Ariel, my 27-year old son with Down syndrome, unexpectedly had bone graft surgery on his left hand; it was in a cast for over four months.
Since then, I’ve been thinking about:
Ariel’s adjustment to being “one-handed”
Iceland, the State of Ohio, and Mikayla Holmgren in the Miss USA pageant
Ariel needed assistance with so many tasks requiring two hands.
And he needed encouragement to accept his physical limitation.
Following the time when he was a hypotonic toddler I don’t believe Ariel has ever been physically limited. He has won gold medals for bicycling in the Israel Special Olympics. He is a double-digit scorer on his school’s inter-mural basketball team. At work, he wields a twelve-pound hammer to break up rocks which he then uses to build stone terraces and walkways. His neck and shoulder massages can leave you begging for mercy.
Needing help to tie his shoes was hard for him to accept.
His four-month ordeal in a cast helped me to appreciate that Ariel has a self-image as a strongman, hard worker and star athlete.
And like anybody else whose self-image is challenged he, too, needed help to appreciate how much more he is than his image.
My wife and I pointed out to him how patient he is with his toddler nephews. What a thoughtful son he is that he calls home every night to ask how we are. How at meals when he’s home he is respectful of his parents by waiting for us to take a bite before he eats.
We let him know in as many ways as we could that he’s got a lot more going for him than just his muscles.
As he has done so often throughout his life, Ariel in his cast reminded me to go beyond physical appearances to see who he truly is: a caring, loving soul who gives to others in so many ways.
Did you know that Iceland is “eradicating” Down syndrome births from its society? Since prenatal screening was introduced in the early 2000s, close to 100 percent of women in Iceland who tested positive for Down syndrome terminated their pregnancy.
Iceland is not alone. Between 1995-2011 in the USA there was a 67 percent termination rate for Down syndrome (likely higher today); in 2015, the rate was 77 percent in France, and 98 percent in Denmark.
This coming March, in the State of Ohio, it will become a fourth-degree felony, punishable by up to 18 months in prison and a $5,000 fine for a medical practitioner to terminate a pregnancy solely on the basis of prenatal screening indicating Down syndrome. (Indiana passed a similar law which was struck down in the courts when challenged by a pro-abortion group. Other states are formulating similar laws.)
Mikayla Holmgren is a 22-year old dancer/gymnast university freshman who competed in this year’s Miss USA pageant from the state of Minnesota. She wasn’t named Miss Minnesota but she was named the Spirit of Miss USA and given the Director’s Award. Mikayla has Down syndrome.
The wholesale elimination of an entire class of people based on their genetic makeup is justified on the premise that it will strengthen the species. The concept is termed eugenics. In ancient Greece the Spartans practiced eugenics by leaving “defective” newborns on mountain tops to die. The Nazis promoted an Aryan “master race”. Margaret Sanger, the leader in America of women’s birth control, used the language of eugenics to promote her cause.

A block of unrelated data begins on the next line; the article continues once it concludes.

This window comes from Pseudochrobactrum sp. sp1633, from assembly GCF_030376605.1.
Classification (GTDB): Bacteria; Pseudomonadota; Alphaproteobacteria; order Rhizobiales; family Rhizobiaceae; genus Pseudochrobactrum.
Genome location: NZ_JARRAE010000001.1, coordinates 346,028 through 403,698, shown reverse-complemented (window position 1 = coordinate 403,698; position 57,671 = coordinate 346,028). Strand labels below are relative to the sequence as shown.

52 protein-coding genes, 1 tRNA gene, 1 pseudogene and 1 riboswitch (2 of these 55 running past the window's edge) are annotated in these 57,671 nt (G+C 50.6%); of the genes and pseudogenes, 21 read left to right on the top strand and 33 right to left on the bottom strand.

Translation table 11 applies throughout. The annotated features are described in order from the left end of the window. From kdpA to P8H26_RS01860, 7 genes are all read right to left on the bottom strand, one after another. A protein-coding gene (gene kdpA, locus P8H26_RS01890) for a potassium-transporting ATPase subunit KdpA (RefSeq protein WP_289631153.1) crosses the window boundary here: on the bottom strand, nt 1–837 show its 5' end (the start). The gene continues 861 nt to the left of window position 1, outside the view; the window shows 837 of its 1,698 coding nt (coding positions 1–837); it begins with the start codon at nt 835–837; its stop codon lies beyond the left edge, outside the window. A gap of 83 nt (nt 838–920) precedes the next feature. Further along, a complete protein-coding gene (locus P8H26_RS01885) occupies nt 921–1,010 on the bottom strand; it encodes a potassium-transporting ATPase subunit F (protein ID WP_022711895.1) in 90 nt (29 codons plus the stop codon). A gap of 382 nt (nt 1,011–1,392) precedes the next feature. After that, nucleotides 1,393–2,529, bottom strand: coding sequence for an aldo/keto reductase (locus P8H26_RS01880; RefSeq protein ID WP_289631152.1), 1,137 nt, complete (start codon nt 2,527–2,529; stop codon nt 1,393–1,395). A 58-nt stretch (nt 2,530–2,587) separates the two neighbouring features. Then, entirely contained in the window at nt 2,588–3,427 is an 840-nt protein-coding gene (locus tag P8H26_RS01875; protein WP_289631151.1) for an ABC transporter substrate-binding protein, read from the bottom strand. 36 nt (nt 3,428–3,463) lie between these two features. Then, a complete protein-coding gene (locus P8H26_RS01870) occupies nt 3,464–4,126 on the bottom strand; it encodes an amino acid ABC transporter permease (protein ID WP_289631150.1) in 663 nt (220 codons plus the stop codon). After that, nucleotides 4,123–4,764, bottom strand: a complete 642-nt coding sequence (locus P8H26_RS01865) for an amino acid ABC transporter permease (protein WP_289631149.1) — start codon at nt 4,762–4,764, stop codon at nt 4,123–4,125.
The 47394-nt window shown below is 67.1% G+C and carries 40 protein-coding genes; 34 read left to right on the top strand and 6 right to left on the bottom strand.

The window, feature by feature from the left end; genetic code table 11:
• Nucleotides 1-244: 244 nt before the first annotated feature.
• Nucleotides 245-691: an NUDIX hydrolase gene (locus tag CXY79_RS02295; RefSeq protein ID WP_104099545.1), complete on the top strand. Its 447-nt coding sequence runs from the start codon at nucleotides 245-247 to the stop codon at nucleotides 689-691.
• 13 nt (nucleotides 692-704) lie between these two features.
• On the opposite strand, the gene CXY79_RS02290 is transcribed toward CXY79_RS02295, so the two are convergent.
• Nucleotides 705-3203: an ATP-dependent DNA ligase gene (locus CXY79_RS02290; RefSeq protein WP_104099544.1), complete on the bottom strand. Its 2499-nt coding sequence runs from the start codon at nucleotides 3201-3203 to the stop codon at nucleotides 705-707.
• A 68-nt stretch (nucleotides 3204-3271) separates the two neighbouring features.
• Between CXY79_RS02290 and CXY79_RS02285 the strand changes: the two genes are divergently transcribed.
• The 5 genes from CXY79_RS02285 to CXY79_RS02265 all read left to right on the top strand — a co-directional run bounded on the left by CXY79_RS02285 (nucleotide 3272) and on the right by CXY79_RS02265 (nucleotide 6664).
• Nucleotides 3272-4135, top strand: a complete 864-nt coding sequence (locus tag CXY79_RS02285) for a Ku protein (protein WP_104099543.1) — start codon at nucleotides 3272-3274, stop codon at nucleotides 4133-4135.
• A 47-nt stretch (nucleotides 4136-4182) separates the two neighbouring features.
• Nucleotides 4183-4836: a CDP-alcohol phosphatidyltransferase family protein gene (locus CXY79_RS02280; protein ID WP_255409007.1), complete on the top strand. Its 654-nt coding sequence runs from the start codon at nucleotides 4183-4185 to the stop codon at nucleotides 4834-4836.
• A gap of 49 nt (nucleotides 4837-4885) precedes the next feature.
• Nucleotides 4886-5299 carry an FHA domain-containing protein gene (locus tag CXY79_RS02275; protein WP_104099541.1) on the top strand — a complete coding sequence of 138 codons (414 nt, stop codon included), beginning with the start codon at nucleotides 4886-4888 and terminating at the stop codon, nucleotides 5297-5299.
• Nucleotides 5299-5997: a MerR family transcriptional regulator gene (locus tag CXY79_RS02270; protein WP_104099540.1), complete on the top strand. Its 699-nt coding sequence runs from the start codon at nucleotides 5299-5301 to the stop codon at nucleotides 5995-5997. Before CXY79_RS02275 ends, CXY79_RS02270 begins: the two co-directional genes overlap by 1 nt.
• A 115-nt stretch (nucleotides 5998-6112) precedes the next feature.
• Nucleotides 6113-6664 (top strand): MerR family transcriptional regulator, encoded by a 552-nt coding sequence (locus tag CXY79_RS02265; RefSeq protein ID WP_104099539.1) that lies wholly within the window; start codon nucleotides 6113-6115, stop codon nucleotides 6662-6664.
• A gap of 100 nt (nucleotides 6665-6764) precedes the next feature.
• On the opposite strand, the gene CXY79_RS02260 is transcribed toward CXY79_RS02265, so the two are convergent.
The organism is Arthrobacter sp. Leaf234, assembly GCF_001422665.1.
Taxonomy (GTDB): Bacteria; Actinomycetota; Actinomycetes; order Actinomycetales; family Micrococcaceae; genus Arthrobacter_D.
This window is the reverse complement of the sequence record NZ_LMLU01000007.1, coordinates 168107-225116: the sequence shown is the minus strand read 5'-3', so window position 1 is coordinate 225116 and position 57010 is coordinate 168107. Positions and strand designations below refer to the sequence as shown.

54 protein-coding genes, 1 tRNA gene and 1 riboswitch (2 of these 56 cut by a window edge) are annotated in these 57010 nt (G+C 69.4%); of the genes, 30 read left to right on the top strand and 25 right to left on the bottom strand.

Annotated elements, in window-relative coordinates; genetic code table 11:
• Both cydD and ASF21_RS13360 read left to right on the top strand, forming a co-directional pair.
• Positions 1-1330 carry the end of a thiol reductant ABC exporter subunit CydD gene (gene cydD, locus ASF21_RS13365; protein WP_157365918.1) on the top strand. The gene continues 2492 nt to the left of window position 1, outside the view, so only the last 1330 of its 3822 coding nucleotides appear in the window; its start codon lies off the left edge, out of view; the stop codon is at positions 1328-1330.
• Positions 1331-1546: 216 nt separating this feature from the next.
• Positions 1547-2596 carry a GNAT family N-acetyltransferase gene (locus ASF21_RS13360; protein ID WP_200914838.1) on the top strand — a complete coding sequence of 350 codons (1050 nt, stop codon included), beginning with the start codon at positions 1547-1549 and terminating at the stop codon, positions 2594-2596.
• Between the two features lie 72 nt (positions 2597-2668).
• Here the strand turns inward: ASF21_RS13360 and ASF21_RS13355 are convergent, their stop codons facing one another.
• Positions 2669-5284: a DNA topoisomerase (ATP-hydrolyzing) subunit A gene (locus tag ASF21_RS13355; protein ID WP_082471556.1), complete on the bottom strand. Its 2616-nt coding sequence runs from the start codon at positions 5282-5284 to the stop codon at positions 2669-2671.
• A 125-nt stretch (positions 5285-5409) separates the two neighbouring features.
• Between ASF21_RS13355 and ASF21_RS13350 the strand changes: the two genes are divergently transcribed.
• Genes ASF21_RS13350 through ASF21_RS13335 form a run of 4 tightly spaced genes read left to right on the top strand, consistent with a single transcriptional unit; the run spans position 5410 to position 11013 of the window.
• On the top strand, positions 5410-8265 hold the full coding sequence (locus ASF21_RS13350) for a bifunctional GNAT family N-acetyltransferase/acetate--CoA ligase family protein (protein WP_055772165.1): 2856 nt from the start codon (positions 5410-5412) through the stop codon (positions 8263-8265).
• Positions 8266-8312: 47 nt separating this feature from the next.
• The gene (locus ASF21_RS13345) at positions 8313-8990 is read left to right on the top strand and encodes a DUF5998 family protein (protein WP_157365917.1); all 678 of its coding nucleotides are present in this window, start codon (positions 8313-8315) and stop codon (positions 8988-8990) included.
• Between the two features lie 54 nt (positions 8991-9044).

I wholeheartedly support the efforts of lawmakers in Ohio (and elsewhere) to prevent the termination of pregnancies solely because the child will have Down syndrome. Without the efforts of these lawmakers who knows where this trend could lead: one day prenatal screening may be so accurate that pro-abortionists will counsel termination of fetuses who will have poor eyesight. What an expense and a burden to their parents when children lose their glasses….
As a counselor in Iceland told a reporter: “We don’t look at abortion as a murder. We look at it as a thing we ended. We ended a possible life that may have had a huge complication…preventing suffering for the child and the family.”
Or may have been the Spirit of Miss USA.
Which brings me to joy.
No one ever promised that life would be or even should be easy.
No pain. No gain.
Adversity can bring out the best in a person.
Challenges are just that: opportunities for growth.
At the same time, no where along the way does it mean that you cannot experience joy.
When I spoke to parents in England this last March, a mother challenged me. “What joy is there seeing your teenage daughter confined to bed, in diapers and unable to talk. There is no joy in that.”
I responded: “your pain is real and it is deep.” I suggested that the mother reframe how she sees her daughter. See her as a “giver” not just a “taker”. She is giving to you the opportunity to find in yourself levels of strength and faith and love that would have gone untapped if she did not require so much of your care. As a “giver” she is helping you become the person you are meant to be. What a magnificent gift your daughter is giving you.
Take joy in the fact that you have a child who can build you.
Then look for the ways you are being built.
And then, say “thank you.”
Eliya Stromberg, PhD, is a former public school and Jewish day school principal.
He is the author of Chosen Fathers: Life Lessons Learned From Fathers Of Children With Disabilities. Meet Eliya Stromberg on Facebook or at www.fathersconnect.com.